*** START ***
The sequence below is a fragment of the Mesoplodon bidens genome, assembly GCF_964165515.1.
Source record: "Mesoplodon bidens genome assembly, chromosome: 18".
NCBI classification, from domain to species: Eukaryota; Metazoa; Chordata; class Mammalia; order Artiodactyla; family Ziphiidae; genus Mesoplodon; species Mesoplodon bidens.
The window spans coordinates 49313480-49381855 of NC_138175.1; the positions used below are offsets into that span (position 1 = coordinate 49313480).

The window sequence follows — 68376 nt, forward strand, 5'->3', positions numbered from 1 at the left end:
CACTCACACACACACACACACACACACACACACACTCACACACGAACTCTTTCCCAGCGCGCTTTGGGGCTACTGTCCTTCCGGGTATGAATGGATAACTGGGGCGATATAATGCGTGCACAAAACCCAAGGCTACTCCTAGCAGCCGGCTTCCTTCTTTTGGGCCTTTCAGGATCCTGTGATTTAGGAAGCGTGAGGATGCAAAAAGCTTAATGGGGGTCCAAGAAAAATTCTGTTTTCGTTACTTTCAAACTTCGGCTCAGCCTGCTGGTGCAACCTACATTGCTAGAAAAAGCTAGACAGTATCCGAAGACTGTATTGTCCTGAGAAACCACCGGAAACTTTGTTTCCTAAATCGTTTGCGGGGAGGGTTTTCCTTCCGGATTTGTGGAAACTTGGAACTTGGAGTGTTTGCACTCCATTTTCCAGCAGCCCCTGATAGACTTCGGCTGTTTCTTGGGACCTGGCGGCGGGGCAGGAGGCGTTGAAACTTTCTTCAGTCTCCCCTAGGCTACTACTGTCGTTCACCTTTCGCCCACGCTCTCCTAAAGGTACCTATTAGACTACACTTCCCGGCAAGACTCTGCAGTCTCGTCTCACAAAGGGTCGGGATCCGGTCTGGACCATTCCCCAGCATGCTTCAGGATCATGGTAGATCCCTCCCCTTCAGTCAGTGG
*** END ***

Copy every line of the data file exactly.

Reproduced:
The sequence below is a fragment of the Mesoplodon bidens genome, assembly GCF_964165515.1.
Source record: "Mesoplodon bidens genome assembly, chromosome: 18".
NCBI classification, from domain to species: Eukaryota; Metazoa; Chordata; class Mammalia; order Artiodactyla; family Ziphiidae; genus Mesoplodon; species Mesoplodon bidens.
The window spans coordinates 49313480-49381855 of NC_138175.1; the positions used below are offsets into that span (position 1 = coordinate 49313480).

The window sequence follows — 68376 nt, forward strand, 5'->3', positions numbered from 1 at the left end:
CACTCACACACACACACACACACACACACACACACTCACACACGAACTCTTTCCCAGCGCGCTTTGGGGCTACTGTCCTTCCGGGTATGAATGGATAACTGGGGCGATATAATGCGTGCACAAAACCCAAGGCTACTCCTAGCAGCCGGCTTCCTTCTTTTGGGCCTTTCAGGATCCTGTGATTTAGGAAGCGTGAGGATGCAAAAAGCTTAATGGGGGTCCAAGAAAAATTCTGTTTTCGTTACTTTCAAACTTCGGCTCAGCCTGCTGGTGCAACCTACATTGCTAGAAAAAGCTAGACAGTATCCGAAGACTGTATTGTCCTGAGAAACCACCGGAAACTTTGTTTCCTAAATCGTTTGCGGGGAGGGTTTTCCTTCCGGATTTGTGGAAACTTGGAACTTGGAGTGTTTGCACTCCATTTTCCAGCAGCCCCTGATAGACTTCGGCTGTTTCTTGGGACCTGGCGGCGGGGCAGGAGGCGTTGAAACTTTCTTCAGTCTCCCCTAGGCTACTACTGTCGTTCACCTTTCGCCCACGCTCTCCTAAAGGTACCTATTAGACTACACTTCCCGGCAAGACTCTGCAGTCTCGTCTCACAAAGGGTCGGGATCCGGTCTGGACCATTCCCCAGCATGCTTCAGGATCATGGTAGATCCCTCCCCTTCAGTCAGTGG